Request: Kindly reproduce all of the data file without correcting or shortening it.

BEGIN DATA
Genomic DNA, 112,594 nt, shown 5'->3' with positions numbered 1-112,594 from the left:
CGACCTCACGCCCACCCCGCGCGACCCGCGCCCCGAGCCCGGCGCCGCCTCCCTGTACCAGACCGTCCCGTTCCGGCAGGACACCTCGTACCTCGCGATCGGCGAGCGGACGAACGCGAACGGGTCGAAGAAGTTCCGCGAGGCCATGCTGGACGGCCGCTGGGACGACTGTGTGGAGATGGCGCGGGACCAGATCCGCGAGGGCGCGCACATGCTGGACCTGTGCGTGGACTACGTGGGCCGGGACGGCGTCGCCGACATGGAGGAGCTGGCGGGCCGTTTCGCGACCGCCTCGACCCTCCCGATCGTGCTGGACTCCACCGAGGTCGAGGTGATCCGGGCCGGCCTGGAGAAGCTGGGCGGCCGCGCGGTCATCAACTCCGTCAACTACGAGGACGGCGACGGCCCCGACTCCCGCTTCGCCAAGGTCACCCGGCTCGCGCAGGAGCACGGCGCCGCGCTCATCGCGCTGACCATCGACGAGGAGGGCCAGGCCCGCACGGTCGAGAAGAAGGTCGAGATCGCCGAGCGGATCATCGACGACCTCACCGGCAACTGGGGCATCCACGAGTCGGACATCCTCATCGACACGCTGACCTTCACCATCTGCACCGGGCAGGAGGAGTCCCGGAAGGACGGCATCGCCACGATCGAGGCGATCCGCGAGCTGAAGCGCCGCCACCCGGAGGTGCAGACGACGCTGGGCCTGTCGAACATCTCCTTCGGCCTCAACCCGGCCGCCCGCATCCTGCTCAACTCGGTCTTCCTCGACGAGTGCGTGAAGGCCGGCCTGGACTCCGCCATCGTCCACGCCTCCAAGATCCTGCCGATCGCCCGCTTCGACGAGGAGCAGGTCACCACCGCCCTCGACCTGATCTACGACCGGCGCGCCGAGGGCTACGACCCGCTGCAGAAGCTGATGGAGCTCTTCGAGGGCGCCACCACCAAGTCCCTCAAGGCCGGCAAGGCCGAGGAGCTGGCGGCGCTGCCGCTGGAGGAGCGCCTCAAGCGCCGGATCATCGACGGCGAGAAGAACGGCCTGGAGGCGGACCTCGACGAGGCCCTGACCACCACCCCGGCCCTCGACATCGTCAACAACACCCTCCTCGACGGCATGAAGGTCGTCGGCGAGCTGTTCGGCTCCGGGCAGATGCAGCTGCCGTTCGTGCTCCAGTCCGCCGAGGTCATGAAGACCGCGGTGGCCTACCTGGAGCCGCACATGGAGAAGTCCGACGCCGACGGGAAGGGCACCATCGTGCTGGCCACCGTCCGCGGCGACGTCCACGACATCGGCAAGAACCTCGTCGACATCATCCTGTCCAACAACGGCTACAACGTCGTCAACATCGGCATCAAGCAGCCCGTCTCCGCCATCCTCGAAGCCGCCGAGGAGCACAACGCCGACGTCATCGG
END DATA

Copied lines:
Genomic DNA, 112,594 nt, shown 5'->3' with positions numbered 1-112,594 from the left:
CGACCTCACGCCCACCCCGCGCGACCCGCGCCCCGAGCCCGGCGCCGCCTCCCTGTACCAGACCGTCCCGTTCCGGCAGGACACCTCGTACCTCGCGATCGGCGAGCGGACGAACGCGAACGGGTCGAAGAAGTTCCGCGAGGCCATGCTGGACGGCCGCTGGGACGACTGTGTGGAGATGGCGCGGGACCAGATCCGCGAGGGCGCGCACATGCTGGACCTGTGCGTGGACTACGTGGGCCGGGACGGCGTCGCCGACATGGAGGAGCTGGCGGGCCGTTTCGCGACCGCCTCGACCCTCCCGATCGTGCTGGACTCCACCGAGGTCGAGGTGATCCGGGCCGGCCTGGAGAAGCTGGGCGGCCGCGCGGTCATCAACTCCGTCAACTACGAGGACGGCGACGGCCCCGACTCCCGCTTCGCCAAGGTCACCCGGCTCGCGCAGGAGCACGGCGCCGCGCTCATCGCGCTGACCATCGACGAGGAGGGCCAGGCCCGCACGGTCGAGAAGAAGGTCGAGATCGCCGAGCGGATCATCGACGACCTCACCGGCAACTGGGGCATCCACGAGTCGGACATCCTCATCGACACGCTGACCTTCACCATCTGCACCGGGCAGGAGGAGTCCCGGAAGGACGGCATCGCCACGATCGAGGCGATCCGCGAGCTGAAGCGCCGCCACCCGGAGGTGCAGACGACGCTGGGCCTGTCGAACATCTCCTTCGGCCTCAACCCGGCCGCCCGCATCCTGCTCAACTCGGTCTTCCTCGACGAGTGCGTGAAGGCCGGCCTGGACTCCGCCATCGTCCACGCCTCCAAGATCCTGCCGATCGCCCGCTTCGACGAGGAGCAGGTCACCACCGCCCTCGACCTGATCTACGACCGGCGCGCCGAGGGCTACGACCCGCTGCAGAAGCTGATGGAGCTCTTCGAGGGCGCCACCACCAAGTCCCTCAAGGCCGGCAAGGCCGAGGAGCTGGCGGCGCTGCCGCTGGAGGAGCGCCTCAAGCGCCGGATCATCGACGGCGAGAAGAACGGCCTGGAGGCGGACCTCGACGAGGCCCTGACCACCACCCCGGCCCTCGACATCGTCAACAACACCCTCCTCGACGGCATGAAGGTCGTCGGCGAGCTGTTCGGCTCCGGGCAGATGCAGCTGCCGTTCGTGCTCCAGTCCGCCGAGGTCATGAAGACCGCGGTGGCCTACCTGGAGCCGCACATGGAGAAGTCCGACGCCGACGGGAAGGGCACCATCGTGCTGGCCACCGTCCGCGGCGACGTCCACGACATCGGCAAGAACCTCGTCGACATCATCCTGTCCAACAACGGCTACAACGTCGTCAACATCGGCATCAAGCAGCCCGTCTCCGCCATCCTCGAAGCCGCCGAGGAGCACAACGCCGACGTCATCGG